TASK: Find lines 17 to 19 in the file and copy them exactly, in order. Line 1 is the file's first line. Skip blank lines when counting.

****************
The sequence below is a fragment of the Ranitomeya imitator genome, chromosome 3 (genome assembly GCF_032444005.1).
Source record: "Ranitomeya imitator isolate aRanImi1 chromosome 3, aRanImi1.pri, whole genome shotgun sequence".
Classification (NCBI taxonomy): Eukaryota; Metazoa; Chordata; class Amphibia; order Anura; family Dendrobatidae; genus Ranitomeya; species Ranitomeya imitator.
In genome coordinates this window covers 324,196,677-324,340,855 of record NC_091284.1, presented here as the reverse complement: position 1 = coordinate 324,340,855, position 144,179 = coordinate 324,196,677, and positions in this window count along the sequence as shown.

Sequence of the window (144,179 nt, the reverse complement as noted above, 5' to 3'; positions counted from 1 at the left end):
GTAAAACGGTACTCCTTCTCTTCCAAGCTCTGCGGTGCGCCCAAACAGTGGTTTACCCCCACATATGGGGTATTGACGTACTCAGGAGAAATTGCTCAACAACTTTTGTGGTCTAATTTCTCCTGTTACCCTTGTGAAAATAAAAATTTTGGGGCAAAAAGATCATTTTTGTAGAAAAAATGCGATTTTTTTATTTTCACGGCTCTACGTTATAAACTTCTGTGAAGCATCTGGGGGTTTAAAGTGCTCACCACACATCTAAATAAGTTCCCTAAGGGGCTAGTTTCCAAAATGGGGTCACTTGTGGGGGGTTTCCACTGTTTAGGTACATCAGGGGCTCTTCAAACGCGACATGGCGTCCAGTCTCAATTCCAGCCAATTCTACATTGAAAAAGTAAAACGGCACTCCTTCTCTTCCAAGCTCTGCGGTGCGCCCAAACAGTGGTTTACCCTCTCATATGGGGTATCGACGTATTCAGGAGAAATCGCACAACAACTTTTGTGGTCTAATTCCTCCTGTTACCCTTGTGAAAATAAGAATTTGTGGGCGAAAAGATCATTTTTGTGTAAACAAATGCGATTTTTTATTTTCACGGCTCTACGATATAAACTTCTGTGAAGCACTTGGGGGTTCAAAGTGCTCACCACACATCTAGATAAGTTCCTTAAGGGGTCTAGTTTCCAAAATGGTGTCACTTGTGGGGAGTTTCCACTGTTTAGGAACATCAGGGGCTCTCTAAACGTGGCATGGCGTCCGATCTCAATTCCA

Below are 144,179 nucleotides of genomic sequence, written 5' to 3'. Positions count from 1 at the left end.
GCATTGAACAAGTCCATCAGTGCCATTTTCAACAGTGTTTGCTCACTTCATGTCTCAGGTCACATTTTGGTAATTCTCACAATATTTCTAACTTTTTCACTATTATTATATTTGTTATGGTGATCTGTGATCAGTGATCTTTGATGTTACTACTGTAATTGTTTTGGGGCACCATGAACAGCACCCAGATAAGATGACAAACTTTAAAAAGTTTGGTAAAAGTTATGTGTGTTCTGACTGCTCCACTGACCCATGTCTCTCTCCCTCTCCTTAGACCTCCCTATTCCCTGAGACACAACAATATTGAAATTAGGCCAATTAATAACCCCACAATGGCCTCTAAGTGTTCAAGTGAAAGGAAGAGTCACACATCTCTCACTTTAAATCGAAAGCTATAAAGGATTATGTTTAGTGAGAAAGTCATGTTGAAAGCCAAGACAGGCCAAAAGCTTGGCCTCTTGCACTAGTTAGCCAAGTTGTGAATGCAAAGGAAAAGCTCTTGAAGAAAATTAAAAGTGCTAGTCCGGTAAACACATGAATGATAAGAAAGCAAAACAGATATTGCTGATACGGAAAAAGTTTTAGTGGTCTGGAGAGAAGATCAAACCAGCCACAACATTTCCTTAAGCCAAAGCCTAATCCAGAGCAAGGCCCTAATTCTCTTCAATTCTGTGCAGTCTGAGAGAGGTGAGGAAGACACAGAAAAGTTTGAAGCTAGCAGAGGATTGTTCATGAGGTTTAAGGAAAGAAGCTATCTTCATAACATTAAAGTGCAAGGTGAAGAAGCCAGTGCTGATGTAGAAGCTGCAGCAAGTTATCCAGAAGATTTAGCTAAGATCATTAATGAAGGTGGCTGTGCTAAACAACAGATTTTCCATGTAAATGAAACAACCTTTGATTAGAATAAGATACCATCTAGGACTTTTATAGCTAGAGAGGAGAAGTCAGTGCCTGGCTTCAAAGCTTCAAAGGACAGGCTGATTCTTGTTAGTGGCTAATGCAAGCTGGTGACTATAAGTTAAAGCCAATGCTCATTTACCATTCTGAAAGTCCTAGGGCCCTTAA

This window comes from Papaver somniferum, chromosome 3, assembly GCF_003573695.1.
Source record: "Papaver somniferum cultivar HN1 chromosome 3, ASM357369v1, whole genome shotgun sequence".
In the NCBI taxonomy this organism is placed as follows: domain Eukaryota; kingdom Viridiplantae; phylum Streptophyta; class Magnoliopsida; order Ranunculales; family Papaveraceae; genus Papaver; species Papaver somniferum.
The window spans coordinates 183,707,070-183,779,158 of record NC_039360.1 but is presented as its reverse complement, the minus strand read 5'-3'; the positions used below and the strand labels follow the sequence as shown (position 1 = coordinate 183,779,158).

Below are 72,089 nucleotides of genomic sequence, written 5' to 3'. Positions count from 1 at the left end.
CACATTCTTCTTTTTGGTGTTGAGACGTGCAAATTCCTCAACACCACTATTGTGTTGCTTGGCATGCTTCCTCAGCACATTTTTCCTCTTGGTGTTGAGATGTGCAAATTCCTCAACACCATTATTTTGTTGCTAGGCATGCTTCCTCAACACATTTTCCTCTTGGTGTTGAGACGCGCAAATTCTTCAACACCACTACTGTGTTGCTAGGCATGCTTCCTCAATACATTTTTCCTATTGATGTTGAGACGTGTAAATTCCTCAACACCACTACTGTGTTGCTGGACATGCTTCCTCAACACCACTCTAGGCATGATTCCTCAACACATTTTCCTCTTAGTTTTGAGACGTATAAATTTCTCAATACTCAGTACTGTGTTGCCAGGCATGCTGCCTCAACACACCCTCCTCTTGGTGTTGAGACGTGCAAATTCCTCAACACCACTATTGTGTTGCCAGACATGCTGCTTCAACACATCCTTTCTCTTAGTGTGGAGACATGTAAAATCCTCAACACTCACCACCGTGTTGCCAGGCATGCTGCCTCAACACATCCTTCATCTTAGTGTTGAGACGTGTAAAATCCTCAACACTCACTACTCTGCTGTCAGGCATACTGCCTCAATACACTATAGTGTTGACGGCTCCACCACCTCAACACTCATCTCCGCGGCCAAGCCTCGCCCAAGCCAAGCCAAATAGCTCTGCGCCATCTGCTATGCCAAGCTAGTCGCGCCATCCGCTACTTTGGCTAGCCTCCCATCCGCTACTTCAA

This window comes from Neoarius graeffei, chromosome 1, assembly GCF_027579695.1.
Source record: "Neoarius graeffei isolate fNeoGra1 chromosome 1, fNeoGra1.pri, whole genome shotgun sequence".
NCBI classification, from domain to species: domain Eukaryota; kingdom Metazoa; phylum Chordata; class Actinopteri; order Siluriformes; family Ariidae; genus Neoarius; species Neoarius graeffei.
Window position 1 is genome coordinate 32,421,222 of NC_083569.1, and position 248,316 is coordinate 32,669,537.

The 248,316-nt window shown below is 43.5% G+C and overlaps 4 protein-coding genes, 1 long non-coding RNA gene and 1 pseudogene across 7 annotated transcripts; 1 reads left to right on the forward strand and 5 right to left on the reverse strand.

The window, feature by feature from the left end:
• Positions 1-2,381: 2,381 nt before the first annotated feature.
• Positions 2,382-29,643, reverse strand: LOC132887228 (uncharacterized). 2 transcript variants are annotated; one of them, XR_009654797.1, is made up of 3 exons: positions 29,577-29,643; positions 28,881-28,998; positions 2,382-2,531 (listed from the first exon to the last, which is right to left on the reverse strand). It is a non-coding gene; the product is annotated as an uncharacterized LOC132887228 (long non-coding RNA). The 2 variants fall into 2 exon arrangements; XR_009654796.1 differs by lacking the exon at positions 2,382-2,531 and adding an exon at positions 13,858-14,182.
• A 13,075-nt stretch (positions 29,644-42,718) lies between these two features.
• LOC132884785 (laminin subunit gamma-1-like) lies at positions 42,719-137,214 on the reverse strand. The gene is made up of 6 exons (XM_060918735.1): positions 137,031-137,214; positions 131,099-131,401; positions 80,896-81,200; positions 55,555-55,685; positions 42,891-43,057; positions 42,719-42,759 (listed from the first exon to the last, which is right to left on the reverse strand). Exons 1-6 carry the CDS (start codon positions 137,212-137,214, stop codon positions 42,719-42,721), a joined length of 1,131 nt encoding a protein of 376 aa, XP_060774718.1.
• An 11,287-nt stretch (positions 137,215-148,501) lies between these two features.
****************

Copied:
NCBI classification, from domain to species: domain Eukaryota; kingdom Metazoa; phylum Chordata; class Actinopteri; order Siluriformes; family Ariidae; genus Neoarius; species Neoarius graeffei.
Window position 1 is genome coordinate 32,421,222 of NC_083569.1, and position 248,316 is coordinate 32,669,537.

The 248,316-nt window shown below is 43.5% G+C and overlaps 4 protein-coding genes, 1 long non-coding RNA gene and 1 pseudogene across 7 annotated transcripts; 1 reads left to right on the forward strand and 5 right to left on the reverse strand.